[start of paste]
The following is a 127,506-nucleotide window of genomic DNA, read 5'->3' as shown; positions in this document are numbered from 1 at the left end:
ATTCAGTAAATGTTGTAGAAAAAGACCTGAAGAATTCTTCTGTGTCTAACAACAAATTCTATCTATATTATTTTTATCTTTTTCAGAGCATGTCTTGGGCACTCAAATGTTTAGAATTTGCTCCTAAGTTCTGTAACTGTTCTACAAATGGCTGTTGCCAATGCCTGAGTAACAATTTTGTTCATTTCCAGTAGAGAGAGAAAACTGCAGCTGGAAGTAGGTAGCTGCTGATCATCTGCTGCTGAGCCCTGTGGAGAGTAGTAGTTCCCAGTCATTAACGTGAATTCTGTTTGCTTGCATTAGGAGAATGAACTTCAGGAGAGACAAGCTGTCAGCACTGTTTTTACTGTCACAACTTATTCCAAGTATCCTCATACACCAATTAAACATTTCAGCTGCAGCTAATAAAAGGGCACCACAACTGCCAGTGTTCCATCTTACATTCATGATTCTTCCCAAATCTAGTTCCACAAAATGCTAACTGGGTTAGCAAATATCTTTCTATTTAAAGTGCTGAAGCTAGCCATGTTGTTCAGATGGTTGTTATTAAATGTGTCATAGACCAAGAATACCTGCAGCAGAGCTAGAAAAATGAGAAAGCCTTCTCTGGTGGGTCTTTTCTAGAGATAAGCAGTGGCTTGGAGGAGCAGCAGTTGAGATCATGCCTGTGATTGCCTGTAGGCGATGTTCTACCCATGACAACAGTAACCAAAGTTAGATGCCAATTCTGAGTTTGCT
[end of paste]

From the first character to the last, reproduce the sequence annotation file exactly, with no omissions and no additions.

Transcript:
The following is a 127,506-nucleotide window of genomic DNA, read 5'->3' as shown; positions in this document are numbered from 1 at the left end:
ATTCAGTAAATGTTGTAGAAAAAGACCTGAAGAATTCTTCTGTGTCTAACAACAAATTCTATCTATATTATTTTTATCTTTTTCAGAGCATGTCTTGGGCACTCAAATGTTTAGAATTTGCTCCTAAGTTCTGTAACTGTTCTACAAATGGCTGTTGCCAATGCCTGAGTAACAATTTTGTTCATTTCCAGTAGAGAGAGAAAACTGCAGCTGGAAGTAGGTAGCTGCTGATCATCTGCTGCTGAGCCCTGTGGAGAGTAGTAGTTCCCAGTCATTAACGTGAATTCTGTTTGCTTGCATTAGGAGAATGAACTTCAGGAGAGACAAGCTGTCAGCACTGTTTTTACTGTCACAACTTATTCCAAGTATCCTCATACACCAATTAAACATTTCAGCTGCAGCTAATAAAAGGGCACCACAACTGCCAGTGTTCCATCTTACATTCATGATTCTTCCCAAATCTAGTTCCACAAAATGCTAACTGGGTTAGCAAATATCTTTCTATTTAAAGTGCTGAAGCTAGCCATGTTGTTCAGATGGTTGTTATTAAATGTGTCATAGACCAAGAATACCTGCAGCAGAGCTAGAAAAATGAGAAAGCCTTCTCTGGTGGGTCTTTTCTAGAGATAAGCAGTGGCTTGGAGGAGCAGCAGTTGAGATCATGCCTGTGATTGCCTGTAGGCGATGTTCTACCCATGACAACAGTAACCAAAGTTAGATGCCAATTCTGAGTTTGCT